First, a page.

The ex-Prince had no money, no place to live, and had to take a job cleaning horse stalls in the village. No one believed he had once been a happy Prince. He did not look or smell like a Prince. Without money and without a horse the ex-Prince had no means to travel the many miles to visit his beloved children. The Princess subtly spread the word that the ex-Prince was unfit, that he did not care about his children and that he refused to meet his manly responsibilities to support his family.
Meanwhile, the Princess took her children on a long trip in the golden Royal carriage to Paris and far away places. She ate exotic foods and laughed amidst the entertainment of the jesters. Her children loved her, because she made them feel happy and secure.
In the months that followed the Royal execution and scorging, . . . I mean Royal separation and divorce, the ex-Prince, being sensitive and in touch with his emotions, became sad and was very lonely. The Princess not being one to miss an opportunity, quickly spread a rumor that the ex-Prince had lost his mind and was bipolar. Many sycophants in the Kingdom congratulated the Princess for her wisdom in divorcing the Prince and taking him for all that he had.
The Princess became a very wealthy landowner as real estate values appreciated and as she inherited all the remaining wealth of the Royal family. Everyone worshiped the Princess all the days of her life, because she let them touch her gold and silver, and because she poured sweet words and kisses upon them.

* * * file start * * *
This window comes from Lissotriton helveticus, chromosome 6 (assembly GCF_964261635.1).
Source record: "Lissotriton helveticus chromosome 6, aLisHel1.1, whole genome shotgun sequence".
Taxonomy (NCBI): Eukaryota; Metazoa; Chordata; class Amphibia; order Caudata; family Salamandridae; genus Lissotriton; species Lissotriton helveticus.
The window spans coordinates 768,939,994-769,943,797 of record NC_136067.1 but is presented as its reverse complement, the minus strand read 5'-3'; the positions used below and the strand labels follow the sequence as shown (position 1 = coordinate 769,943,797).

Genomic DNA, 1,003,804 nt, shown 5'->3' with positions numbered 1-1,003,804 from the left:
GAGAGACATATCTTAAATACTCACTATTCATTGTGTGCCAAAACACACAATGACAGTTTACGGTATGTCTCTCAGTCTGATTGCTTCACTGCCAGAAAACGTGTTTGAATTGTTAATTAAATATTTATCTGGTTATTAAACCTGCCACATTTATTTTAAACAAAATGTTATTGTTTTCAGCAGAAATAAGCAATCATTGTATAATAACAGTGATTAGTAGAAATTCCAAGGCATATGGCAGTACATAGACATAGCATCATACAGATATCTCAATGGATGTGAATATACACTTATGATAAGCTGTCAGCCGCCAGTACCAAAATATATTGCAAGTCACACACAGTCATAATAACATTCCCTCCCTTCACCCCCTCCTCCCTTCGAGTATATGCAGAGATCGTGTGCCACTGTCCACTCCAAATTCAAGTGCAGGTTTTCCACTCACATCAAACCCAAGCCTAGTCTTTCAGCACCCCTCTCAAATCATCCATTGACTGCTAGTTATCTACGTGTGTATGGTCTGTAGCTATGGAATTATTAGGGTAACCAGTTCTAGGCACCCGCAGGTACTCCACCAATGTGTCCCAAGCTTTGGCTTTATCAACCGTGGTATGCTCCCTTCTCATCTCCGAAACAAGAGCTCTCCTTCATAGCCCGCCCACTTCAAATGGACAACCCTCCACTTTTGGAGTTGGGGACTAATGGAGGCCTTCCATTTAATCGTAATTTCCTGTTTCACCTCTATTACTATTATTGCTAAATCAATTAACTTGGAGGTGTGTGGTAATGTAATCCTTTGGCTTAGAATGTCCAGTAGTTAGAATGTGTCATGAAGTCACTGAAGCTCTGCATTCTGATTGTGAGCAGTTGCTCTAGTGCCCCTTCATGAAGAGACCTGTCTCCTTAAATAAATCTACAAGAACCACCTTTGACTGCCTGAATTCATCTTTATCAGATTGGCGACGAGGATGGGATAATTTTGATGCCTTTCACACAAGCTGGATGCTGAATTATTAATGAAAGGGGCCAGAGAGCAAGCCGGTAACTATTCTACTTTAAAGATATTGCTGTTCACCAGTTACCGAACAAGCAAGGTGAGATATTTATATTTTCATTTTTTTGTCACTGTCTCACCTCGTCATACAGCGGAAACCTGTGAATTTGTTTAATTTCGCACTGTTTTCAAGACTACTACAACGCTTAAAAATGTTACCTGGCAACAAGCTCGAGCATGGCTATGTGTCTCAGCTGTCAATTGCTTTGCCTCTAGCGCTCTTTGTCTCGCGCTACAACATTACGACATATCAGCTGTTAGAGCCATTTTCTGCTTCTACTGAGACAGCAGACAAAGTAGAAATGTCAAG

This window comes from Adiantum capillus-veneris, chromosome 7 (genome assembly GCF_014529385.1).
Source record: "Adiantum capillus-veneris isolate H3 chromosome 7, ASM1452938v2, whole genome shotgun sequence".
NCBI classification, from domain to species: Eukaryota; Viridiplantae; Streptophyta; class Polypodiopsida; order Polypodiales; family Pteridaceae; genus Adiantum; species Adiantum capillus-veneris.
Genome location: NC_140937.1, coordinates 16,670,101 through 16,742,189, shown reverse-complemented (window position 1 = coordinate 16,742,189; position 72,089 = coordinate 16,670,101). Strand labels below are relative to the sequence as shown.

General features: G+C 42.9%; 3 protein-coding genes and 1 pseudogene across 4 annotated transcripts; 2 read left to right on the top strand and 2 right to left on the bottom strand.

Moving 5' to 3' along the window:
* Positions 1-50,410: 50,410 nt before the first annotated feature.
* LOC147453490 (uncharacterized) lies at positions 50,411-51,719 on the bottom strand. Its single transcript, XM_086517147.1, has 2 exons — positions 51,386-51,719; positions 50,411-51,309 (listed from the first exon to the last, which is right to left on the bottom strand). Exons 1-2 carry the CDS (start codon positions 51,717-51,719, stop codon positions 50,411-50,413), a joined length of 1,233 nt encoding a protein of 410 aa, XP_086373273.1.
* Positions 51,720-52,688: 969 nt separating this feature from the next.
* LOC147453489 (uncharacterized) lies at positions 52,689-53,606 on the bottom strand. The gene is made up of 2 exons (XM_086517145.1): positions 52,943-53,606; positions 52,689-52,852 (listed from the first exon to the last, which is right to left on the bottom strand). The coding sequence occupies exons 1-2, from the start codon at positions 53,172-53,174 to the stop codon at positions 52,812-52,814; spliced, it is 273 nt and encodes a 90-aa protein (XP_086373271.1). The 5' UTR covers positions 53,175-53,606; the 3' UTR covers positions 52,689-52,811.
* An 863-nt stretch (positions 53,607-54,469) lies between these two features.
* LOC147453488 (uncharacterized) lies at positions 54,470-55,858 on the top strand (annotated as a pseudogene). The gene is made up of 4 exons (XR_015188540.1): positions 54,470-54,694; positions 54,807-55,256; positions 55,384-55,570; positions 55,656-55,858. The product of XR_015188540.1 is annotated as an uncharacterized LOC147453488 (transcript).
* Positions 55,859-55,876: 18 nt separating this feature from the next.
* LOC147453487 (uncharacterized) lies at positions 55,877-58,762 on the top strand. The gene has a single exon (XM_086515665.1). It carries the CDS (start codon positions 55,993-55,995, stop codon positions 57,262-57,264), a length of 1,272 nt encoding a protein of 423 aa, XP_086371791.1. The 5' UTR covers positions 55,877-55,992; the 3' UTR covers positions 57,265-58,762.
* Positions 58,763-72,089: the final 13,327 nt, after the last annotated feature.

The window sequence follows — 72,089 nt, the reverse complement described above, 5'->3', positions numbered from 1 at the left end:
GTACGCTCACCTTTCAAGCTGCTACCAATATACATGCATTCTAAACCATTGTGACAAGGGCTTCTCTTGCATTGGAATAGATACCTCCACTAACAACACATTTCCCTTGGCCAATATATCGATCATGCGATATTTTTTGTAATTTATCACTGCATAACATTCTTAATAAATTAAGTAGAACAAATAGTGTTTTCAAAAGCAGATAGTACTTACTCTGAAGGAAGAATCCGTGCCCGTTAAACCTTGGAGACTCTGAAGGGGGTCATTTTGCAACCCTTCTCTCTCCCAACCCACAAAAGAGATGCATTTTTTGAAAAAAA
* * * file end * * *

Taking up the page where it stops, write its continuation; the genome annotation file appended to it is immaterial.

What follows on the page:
Memory of the ex-Prince faded, and his children grew up thinking of their father as a failure. They did not know what became of him, but believed their mother who told them he had died in an insane asylum.
The ex-Prince grew older and wiser through all his trials. He grew to understand that life is not about things, but relationships. He learned that life is not always just. Wishing to be helpful to others and to leave a legacy, the ex-Prince never mentioned again that he had been a Prince, was sworn into the Priesthood, and became a strong proponent of asset protection and prenuptial agreements. The ex-Prince taught these things at the Monastery, and his seminars became the most popular subjects taught at the monastery in over 1,100 years.
Postscript: This apparent sad ending to the story is not really the end. There is a postscript of hope. For men who can identify with this scenario because they have been divorced and Royally evicted, and find themselves in a phase with feelings of failure while struggling to rebuild a life of productivity and fulfillment, there really is hope. You may have to clean barns for a time, but you don’t have to end your life in a Monastery. I can personally testify that I have been through a difficult divorce, and my life as a bachelor is full of success now–emotionally, psychologically, spiritually, and financially. I have wonderful relationships genuine people. I have a successful business, have published a book with a second on the way, have written thousands of real estate articles, have built the largest Internet real estate brokerage in my market, am an Internet marketing consultant, and I have a great spiritual life, too. Life is good, and there is hope for the future for those who might be a few years behind me on this path. I know what I’m talking about.
Last Updated on September 20, 2019 by Chuck Marunde